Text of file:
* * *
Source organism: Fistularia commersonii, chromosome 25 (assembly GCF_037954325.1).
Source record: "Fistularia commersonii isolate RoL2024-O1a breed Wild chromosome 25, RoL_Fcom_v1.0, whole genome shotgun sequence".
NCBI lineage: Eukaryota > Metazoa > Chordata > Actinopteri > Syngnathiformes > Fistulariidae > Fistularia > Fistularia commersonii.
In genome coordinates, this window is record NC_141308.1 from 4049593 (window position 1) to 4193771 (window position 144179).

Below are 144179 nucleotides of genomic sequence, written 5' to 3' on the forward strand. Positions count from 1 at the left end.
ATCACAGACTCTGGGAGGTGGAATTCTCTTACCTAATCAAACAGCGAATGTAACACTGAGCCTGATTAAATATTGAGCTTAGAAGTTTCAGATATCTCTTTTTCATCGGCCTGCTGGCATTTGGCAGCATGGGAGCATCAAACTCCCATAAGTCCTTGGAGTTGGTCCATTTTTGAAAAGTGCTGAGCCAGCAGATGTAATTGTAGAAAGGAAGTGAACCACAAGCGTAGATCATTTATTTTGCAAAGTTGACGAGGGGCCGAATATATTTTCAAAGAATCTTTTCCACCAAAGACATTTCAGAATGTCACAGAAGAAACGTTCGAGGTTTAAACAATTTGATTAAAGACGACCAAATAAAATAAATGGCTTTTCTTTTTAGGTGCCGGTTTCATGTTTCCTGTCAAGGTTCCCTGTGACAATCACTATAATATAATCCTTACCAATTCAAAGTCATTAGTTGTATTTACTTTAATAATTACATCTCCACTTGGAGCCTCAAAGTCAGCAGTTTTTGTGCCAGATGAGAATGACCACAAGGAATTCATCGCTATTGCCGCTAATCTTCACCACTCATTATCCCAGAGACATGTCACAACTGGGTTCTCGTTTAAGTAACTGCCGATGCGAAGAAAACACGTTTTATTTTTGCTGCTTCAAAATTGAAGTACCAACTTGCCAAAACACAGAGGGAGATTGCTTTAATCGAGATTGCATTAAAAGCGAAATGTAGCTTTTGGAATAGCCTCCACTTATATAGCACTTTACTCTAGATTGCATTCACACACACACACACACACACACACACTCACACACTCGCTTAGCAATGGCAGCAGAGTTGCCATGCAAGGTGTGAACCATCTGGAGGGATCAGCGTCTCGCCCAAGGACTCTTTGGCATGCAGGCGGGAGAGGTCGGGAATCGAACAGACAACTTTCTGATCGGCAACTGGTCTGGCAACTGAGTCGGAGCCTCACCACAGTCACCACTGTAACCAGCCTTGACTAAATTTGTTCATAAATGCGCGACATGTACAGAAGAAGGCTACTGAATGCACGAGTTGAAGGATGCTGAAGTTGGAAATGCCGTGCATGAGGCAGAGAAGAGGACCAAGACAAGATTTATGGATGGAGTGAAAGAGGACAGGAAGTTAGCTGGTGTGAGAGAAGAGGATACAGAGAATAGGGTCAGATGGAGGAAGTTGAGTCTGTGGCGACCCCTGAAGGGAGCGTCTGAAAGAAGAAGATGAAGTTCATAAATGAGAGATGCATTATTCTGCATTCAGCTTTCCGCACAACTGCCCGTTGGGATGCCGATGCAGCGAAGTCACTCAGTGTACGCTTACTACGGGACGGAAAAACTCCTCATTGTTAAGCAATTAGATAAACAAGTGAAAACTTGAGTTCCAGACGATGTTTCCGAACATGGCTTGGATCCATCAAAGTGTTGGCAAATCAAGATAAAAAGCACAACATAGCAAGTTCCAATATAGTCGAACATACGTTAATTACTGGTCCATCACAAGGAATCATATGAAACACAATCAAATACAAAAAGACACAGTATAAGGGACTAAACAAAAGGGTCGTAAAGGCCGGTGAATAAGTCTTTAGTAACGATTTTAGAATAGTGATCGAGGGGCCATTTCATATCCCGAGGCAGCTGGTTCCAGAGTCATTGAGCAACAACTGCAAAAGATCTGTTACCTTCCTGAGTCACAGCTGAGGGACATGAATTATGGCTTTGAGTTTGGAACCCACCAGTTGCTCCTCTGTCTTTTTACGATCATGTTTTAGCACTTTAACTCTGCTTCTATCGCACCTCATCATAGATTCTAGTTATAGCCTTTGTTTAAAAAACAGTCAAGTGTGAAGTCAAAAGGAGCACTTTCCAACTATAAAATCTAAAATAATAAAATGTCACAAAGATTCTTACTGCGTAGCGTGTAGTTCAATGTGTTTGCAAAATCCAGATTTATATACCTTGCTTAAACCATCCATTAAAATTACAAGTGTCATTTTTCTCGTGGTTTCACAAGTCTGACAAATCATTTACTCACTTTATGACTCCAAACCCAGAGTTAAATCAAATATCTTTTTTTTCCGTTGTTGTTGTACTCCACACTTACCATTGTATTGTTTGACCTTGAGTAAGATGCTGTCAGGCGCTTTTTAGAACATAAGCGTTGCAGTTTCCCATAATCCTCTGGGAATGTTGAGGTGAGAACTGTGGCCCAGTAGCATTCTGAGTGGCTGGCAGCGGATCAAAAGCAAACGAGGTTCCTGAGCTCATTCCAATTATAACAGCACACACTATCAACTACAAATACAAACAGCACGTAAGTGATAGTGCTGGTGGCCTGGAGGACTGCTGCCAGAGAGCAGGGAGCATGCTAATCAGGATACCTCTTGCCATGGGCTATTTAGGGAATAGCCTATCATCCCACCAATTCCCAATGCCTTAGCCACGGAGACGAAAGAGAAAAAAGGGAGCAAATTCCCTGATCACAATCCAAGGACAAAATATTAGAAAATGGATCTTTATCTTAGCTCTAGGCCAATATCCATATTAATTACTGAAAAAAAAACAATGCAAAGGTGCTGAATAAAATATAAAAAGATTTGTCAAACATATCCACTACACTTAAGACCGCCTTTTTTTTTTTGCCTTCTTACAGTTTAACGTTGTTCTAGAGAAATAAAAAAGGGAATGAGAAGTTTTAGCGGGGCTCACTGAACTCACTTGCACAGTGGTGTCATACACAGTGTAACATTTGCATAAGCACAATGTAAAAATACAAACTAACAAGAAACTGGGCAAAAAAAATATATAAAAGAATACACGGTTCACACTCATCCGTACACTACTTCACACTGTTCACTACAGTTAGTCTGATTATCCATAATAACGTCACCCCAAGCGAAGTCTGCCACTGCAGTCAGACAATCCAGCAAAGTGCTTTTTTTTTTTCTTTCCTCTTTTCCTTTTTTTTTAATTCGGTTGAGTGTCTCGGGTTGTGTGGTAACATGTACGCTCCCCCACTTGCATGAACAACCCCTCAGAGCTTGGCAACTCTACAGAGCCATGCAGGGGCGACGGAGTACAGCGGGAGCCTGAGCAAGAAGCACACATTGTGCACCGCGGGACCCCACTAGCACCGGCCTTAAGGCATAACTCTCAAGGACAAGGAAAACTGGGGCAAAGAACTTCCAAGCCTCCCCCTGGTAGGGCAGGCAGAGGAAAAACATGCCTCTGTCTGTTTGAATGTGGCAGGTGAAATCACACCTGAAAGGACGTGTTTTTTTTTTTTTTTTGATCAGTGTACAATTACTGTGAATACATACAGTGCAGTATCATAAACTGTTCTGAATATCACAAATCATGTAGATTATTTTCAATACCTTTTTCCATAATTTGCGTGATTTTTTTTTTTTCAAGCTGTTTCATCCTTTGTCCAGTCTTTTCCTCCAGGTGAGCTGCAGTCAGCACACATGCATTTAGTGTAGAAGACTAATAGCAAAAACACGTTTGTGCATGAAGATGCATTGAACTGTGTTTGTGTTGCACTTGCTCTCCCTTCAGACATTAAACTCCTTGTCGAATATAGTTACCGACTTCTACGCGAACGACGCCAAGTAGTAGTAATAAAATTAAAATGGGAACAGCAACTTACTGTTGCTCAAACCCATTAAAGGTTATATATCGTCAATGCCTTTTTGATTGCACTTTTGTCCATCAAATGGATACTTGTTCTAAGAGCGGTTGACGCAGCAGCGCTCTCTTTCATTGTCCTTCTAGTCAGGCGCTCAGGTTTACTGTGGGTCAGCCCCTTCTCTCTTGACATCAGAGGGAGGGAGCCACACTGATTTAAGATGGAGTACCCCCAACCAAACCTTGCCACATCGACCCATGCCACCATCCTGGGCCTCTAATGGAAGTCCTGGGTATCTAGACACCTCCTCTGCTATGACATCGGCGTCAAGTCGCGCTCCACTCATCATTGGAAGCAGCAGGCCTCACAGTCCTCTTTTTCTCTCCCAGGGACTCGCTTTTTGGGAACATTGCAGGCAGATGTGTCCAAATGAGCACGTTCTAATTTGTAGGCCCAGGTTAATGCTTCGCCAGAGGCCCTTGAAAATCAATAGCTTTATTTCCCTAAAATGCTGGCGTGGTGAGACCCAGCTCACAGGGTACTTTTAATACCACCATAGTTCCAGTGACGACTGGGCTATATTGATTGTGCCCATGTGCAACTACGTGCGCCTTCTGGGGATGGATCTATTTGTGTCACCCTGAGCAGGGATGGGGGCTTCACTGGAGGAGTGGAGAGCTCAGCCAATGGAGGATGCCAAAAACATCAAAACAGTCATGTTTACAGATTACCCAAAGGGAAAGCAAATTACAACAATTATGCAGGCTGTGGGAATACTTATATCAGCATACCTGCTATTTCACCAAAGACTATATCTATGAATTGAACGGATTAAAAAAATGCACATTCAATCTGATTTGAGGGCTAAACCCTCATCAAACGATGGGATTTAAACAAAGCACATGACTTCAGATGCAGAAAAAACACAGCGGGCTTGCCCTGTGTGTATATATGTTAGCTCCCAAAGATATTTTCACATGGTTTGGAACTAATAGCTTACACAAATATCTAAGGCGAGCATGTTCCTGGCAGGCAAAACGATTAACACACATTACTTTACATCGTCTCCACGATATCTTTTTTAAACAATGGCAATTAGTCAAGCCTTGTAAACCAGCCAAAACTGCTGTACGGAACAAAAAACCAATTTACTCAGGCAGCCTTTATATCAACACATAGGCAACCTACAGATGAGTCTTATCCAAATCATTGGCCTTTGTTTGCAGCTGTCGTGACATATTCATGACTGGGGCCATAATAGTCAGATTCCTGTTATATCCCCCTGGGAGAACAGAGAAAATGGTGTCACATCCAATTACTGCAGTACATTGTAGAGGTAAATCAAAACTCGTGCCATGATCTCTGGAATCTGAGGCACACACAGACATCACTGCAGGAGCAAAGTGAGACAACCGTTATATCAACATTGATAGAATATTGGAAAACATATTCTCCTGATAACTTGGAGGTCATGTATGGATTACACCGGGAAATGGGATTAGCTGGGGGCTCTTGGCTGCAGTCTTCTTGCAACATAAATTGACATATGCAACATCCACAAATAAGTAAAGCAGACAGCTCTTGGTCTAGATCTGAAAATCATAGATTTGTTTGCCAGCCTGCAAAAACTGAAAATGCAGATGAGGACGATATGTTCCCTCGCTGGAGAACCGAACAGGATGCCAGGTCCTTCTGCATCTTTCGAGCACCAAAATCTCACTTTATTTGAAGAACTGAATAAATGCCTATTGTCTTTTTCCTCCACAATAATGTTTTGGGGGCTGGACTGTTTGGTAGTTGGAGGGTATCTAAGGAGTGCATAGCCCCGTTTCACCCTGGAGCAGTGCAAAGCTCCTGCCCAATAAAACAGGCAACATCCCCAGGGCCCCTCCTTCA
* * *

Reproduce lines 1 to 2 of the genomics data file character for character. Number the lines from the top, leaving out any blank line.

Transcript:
Source organism: Fistularia commersonii, chromosome 25 (assembly GCF_037954325.1).
Source record: "Fistularia commersonii isolate RoL2024-O1a breed Wild chromosome 25, RoL_Fcom_v1.0, whole genome shotgun sequence".